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If Trump wins re-election while losing by 5 million votes.

Biggersmaller

Member
Oct 27, 2017
2,925
Minneapolis
I dunno maybe flyover country doesn't want to be powerless and dictated to by the shit stained, electricity deprived inferno of homelessness that is Utopian California.
I live in the upper midwest. Your needlessly obscene point is just plain wrong as you basically have it backwards. Right now, due to the senate, eliminating the electoral college would simply lessen the low populations states’ disproportionate high amounts of political power.
 

Sunster

The Fallen
Oct 5, 2018
3,304
because then you have a few really populated areas speaking for the whole country. This means that those people would mostly care about things happening in their areas.
instead we have a few unpopulated areas speaking for the whole country, and from what I hear it's working out great for them!
 

Mass Effect

Member
Oct 31, 2017
5,657
You wouldn't even have to abolish the electoral college to have better representation in presidential elections. Having electoral votes be proportional to voting percentages in each state would essentially accomplish the same thing as relying purely on the popular vote.

This would probably be far more palatable and easier to get accomplished than abolishing the whole current system. I mean Nebraska and Maine already do proportional electoral voting, so it's not like there isn't precedent.

Bu-bu-but Resetera told me Trump can't win!!! That Trump was losing support even from his base!
Said who? Because seemingly almost everyone here is scared shitless that he will win again.
 

Eoin

Member
Oct 27, 2017
1,762
So what’s the answer than? If we abolish the EC no state but Texas, California, New York, and Florida would ever see a presidential candidate. Why spend resources anywhere else but the 10 most populous states? I agree that the EC is flawed but presidential elections without them would make truly the fly over states not even worth dropping pamphlets. As someone from a small state I appreciate candidates coming to Vegas and listening and caring about our issues. It just wouldn’t be the case if we didn’t have the EC.
The states that you're saying wouldn't be worth dropping pamphlets in the event of a popular vote system - do you think they get lots of candidate visits now?

Those are, on the whole, safe states. The reason that you get candidates visiting Las Vegas isn't that they're visiting every state because of the electoral college, it's that Nevada is a swing state.

If you want all states to be equally worth visiting, the electoral college is not the system you want.

I'll never understand why people think this. If he loses it's not his choice if he leaves or not. He will have to leave or be arrested. Even if he somehow was able to delay the inauguration of the next president he still wouldn't remain president. It would go the speaker of the house who would have Trump arrested or shot.
I think it's the wording (at least partly). The phrase "leaving office" is an active one, maybe to some people it suggests that it's an action that Trump himself has to take (and can therefore decide not to take). If the phrasing made it clear that it was a fully automatic process in which Trump had no say, it'd presumably be easier for people to grasp.
 

Malakai

Member
Oct 27, 2017
432
Experts have been predicting for years that Texas would blue due to the growing Hispanic population. If this did happen, the Republicans would be pretty screwed.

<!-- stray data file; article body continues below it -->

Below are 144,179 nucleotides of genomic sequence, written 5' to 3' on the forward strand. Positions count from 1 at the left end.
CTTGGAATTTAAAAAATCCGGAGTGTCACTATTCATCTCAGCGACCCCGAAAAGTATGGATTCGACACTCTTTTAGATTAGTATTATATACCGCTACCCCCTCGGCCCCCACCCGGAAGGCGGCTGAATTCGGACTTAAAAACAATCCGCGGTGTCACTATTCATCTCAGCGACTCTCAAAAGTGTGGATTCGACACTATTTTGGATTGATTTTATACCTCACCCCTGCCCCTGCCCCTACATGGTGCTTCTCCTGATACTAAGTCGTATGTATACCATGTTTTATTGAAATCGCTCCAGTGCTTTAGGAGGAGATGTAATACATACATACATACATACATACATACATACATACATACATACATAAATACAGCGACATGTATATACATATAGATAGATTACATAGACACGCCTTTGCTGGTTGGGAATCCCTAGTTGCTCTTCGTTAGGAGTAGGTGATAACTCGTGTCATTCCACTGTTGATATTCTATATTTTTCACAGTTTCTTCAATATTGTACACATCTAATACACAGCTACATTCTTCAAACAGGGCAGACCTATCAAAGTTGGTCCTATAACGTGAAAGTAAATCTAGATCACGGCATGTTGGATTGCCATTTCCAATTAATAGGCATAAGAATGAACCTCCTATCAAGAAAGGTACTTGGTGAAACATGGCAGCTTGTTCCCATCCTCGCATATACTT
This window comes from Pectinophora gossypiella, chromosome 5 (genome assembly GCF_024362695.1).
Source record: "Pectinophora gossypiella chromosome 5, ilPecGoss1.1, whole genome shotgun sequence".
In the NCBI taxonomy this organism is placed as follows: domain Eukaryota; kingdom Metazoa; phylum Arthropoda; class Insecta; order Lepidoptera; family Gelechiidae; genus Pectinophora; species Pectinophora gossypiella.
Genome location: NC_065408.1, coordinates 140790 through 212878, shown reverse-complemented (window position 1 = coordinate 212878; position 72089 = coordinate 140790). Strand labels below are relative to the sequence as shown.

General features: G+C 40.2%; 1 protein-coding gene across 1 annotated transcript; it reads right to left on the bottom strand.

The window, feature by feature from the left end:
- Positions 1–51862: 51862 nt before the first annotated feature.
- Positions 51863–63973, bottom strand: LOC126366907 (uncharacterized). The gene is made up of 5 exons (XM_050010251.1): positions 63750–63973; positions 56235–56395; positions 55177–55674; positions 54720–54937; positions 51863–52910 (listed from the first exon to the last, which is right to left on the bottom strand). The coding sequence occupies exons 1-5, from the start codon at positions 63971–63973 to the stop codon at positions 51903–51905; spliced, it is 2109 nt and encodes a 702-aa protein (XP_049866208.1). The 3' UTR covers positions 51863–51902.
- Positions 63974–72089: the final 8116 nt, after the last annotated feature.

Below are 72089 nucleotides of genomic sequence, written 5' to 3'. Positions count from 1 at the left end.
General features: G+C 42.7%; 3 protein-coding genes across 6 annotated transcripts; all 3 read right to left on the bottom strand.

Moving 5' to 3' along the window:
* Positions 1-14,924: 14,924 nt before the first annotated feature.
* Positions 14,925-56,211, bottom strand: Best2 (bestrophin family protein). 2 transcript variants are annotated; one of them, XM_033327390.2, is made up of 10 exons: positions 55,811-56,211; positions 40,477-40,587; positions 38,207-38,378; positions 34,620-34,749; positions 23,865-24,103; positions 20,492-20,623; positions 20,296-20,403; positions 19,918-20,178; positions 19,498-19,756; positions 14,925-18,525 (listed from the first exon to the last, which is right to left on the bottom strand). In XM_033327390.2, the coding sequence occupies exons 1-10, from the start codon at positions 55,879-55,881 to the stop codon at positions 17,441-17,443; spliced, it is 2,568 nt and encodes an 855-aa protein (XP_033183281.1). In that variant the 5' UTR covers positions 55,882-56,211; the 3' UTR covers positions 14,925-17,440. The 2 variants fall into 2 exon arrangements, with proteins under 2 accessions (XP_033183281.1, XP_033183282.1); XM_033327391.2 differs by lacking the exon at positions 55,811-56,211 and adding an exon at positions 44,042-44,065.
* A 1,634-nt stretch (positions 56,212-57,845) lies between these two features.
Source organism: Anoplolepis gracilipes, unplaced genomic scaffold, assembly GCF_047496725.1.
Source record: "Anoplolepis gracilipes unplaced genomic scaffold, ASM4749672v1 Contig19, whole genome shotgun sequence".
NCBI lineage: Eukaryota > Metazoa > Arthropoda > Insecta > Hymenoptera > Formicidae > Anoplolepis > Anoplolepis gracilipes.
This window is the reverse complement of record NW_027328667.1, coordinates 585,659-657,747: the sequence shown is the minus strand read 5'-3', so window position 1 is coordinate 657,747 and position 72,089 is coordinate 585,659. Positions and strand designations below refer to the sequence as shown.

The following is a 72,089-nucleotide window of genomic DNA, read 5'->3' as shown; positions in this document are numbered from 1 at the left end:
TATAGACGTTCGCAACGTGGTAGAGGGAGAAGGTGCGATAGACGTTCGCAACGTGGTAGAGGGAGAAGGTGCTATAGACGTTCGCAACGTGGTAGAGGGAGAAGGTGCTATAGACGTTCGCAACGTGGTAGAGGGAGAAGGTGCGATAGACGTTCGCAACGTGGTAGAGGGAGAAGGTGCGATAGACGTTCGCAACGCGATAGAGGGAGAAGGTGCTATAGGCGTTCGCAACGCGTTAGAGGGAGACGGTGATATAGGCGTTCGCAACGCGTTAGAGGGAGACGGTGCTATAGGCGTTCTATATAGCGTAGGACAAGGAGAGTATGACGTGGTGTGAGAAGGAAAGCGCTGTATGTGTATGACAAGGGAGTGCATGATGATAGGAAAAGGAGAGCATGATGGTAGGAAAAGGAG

The issue with Texas is that there government have closed over 750 voting booth locations, the most out of any state since Supreme Court ruled that Southern states don't have to have Federal oversight over voting law changes.

Source:
 

JealousKenny

Member
Jul 17, 2018
1,199
because then you have a few really populated areas speaking for the whole country. This means that those people would mostly care about things happening in their areas.
But now you have sparsely populated areas having a disproportionately large amount of say so and it doesn't work for anyone.
 

GaimeGuy

Member
Oct 25, 2017
4,655
because then you have a few really populated areas speaking for the whole country. This means that those people would mostly care about things happening in their areas.
It's not areas that speak. It's people.

Stop thinking of the president of the united States and start thinking about the president of the United States
 

MIMIC

Member
Dec 18, 2017
3,299
Well, regarding the EC, polls right now are WAY too close for comfort in the states that matter. Honestly, in 2020, people really shouldn't concern themselves with the popular vote/national polling. It is literally irrelevant.
 

Bjones

Member
Oct 30, 2017
4,553
But now you have sparsely populated areas having a disproportionately large amount of say so and it doesn't work for anyone.
not really though because as one example .. those places are major farm lands and the such. If you left it up the cities ... they don’t care about farmers until the food supply gets low. They won’t care about the steel workers until the building materials run out.
thetes a lot more to than just the hot topics in the headlines.
 

VeryHighlander

The Fallen
May 9, 2018
1,785
Electoral College doesn’t need to exist when every single American can have their voices heard through phone calls, internet or mail-in. Shit needs to go.
 

Version 3.0

Member
Oct 27, 2017
2,525
It doesnt matter if you even out the states ev. Its inherently undemocratic because its a winner take all.

You can lose a state by one vote and get nothing, you can win a state by 99% and you dont get extra.

The system is working as intended, my vote in oklahoma is meaningless, only a handful of swing states matter.
First, the states are free to assign their electoral votes proportionately. That's not a problem with the EC structurally. That's a winner-take-all problem that would still exist if we used the popular vote nationally. Nearly half the country's votes would still be "meaningless" every election.